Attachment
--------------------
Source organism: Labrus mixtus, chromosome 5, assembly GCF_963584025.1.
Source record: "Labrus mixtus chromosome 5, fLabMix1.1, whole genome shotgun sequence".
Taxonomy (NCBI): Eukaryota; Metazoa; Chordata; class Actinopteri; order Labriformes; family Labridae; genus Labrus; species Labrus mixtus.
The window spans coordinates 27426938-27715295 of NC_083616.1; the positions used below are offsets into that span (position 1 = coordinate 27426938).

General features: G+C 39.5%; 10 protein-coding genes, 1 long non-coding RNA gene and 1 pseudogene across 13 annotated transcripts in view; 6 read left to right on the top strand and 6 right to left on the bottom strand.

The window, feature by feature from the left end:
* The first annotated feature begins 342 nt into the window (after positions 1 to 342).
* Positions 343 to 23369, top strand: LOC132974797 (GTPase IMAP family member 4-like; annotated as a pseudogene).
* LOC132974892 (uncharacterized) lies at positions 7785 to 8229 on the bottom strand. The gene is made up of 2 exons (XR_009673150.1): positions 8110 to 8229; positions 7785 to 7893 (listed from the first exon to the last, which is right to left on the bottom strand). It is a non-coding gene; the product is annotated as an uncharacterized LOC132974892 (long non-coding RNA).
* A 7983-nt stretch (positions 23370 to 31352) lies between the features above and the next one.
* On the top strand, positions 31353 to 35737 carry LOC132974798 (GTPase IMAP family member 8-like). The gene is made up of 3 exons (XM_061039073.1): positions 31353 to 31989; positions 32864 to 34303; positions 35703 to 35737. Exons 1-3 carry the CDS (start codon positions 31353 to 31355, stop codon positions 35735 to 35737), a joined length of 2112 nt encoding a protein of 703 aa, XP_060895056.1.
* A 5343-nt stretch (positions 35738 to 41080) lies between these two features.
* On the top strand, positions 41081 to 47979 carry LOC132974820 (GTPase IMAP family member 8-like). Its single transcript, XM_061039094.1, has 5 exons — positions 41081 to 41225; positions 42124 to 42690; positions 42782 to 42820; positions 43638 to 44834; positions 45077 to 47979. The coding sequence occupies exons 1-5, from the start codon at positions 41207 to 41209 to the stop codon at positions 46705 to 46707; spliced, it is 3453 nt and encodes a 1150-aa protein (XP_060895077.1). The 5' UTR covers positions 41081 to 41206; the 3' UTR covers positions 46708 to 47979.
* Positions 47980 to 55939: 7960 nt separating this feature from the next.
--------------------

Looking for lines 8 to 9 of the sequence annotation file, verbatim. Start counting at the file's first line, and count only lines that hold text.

* Positions 343 to 23369, top strand: LOC132974797 (GTPase IMAP family member 4-like; annotated as a pseudogene).
* LOC132974892 (uncharacterized) lies at positions 7785 to 8229 on the bottom strand. The gene is made up of 2 exons (XR_009673150.1): positions 8110 to 8229; positions 7785 to 7893 (listed from the first exon to the last, which is right to left on the bottom strand). It is a non-coding gene; the product is annotated as an uncharacterized LOC132974892 (long non-coding RNA).